Remote Sensing

Copernicus

The Swedish National Space Board is responsible for research and development activities within the area of earth observation in Sweden. The funding includes financial support to research groups, to companies that deal with methods and technique development and to users of remote sensing techniques.

Earth Observation satellites

Earth Observation is one of Swedens top priorities within space and Sweden has participated in all ESA earth observation programmes so far. 

Sweden participates in the SPOT programme together with France and Belgium. SPOT is a high-resolution space optical imaging system. The SPOT programme was initiated in 1977 and it consists of a series of Earth Observation satellites. The first satellite, SPOT 1, was launched in February 1986 and the last one, SPOT 5, was launched in May 2002. Important applications of SPOT imagery lie within the areas of forestry, agriculture, mineral exploration, local and regional planning, environmental monitoring, navigation, production of maps for developing countries, etc. A full coverage of Sweden consisting of mainly SPOT data is produced every year and is available free of charge for everybody in Sweden over Internet in the database Saccess.

Sweden is also one of the partners in the Vegetation programme. The Vegetation instrument has been developed to perform the continuous, regional and global tracking of the continental biosphere and crops and it is placed on board SPOT 4 and SPOT 5. The instrument provides daily coverage of the entire globe accurate to about 1 km. Data from the Vegetation instrument can be found free of charge on Internet.    

The Swedish satellite Odin was launched in February 2001. Odin is half an earth observation satellite. It actually combines two scientific disciplines on a single spacecraft. It has an astronomy mission, to study star formation and early solar system. It also has an aeronomy mission, to study the mechanisms behind the depletion of the ozone layer and the effects of global warming.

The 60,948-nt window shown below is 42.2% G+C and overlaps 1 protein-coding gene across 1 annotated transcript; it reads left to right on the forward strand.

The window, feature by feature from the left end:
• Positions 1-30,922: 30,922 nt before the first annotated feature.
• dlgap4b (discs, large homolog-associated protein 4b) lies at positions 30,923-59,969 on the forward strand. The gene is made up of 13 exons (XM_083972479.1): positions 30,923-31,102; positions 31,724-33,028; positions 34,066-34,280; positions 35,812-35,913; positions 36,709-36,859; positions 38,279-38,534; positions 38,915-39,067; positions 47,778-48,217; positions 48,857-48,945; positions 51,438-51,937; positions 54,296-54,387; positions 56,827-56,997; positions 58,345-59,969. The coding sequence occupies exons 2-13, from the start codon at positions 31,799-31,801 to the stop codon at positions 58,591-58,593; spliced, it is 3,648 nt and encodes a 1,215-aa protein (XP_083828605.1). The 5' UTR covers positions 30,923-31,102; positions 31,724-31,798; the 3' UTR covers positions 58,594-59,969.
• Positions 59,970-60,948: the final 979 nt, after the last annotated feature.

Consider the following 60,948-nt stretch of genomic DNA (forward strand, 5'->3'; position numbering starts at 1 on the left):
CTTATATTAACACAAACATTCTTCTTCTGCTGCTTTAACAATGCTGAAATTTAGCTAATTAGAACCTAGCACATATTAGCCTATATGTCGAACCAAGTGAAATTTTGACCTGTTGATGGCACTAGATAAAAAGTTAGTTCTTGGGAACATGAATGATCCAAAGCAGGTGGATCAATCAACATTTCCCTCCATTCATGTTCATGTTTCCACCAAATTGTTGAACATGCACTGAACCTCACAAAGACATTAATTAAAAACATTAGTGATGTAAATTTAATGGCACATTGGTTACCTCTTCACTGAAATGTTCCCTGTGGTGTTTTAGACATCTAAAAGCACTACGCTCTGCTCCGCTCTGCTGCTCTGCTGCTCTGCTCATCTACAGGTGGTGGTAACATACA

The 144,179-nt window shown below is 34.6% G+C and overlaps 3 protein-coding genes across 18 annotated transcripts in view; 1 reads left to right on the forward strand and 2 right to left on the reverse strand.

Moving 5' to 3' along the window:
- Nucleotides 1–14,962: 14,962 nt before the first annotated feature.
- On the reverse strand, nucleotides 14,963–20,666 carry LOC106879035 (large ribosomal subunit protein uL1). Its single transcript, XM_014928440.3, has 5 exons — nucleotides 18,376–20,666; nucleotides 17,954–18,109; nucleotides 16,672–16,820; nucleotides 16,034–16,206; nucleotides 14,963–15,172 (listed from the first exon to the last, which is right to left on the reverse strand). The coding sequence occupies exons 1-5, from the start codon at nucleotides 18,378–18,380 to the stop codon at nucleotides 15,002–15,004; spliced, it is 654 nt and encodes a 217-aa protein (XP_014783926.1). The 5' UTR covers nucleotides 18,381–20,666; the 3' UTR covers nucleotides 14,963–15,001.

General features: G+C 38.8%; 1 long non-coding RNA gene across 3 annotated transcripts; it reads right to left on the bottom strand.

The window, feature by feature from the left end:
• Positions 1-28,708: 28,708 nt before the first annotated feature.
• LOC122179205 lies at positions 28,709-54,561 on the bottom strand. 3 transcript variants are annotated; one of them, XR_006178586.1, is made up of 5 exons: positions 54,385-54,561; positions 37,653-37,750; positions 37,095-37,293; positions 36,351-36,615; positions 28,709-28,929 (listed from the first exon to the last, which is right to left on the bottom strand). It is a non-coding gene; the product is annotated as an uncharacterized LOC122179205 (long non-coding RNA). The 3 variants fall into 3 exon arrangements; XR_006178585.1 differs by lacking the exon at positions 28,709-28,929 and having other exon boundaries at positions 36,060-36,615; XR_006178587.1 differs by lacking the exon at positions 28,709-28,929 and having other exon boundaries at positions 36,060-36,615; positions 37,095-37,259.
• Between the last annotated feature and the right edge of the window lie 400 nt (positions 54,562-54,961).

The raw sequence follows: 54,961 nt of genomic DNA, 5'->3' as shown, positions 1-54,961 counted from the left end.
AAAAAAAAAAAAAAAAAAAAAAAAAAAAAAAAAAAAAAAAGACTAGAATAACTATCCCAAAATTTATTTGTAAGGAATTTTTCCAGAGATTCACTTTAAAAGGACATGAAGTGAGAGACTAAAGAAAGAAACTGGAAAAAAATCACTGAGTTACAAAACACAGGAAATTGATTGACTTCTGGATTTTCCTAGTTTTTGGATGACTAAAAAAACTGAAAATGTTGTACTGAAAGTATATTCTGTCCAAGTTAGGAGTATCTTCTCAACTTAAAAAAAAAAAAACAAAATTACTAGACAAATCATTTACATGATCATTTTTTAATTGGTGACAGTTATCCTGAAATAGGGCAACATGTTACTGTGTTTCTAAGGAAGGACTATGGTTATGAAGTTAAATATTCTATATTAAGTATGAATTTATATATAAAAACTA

Remote sensing research

SNSB supports a number of Swedish research groups that work with remote sensing. The research is carried out within areas such as forestry, global monitoring, climate change, meteorology, geodesy and atmospheric physics. At the moment global monitoring and activities linked to the European initiative GMES (Global Monitoring for Environment and Security) have high priority. 

Swedish remote sensing users

The Swedish Meteorological and Hydrological Institute (SMHI) have significantly contributed to the development of forecasting services by using and processing data from both polar and geostationary weather satellites. Today remote sensing data is not only used by the meteorologists making weather forecasts at SMHI, it is also used for example in oceanography, hydrology and to control which way icebreakers should go. SMHI is the Swedish representative in EUMETSAT.

Forest resource inventory is another major remote sensing application in Sweden. Sweden is a country that is dominated by forestland, about 55% of the land area is covered by forest (227 000 km2). Forestry is an important part of our economy. The Swedish National Board of Forestry is one of the major remote sensing users in Europe. They actually use satellite data on each of their 100 local offices. The data is used for change detection. For example they can check if felling is done according to what the owners of the forests have reported to the board.

Space and the Artic Workshop, 20-21 October 2009.

Last updated: 23 March 2017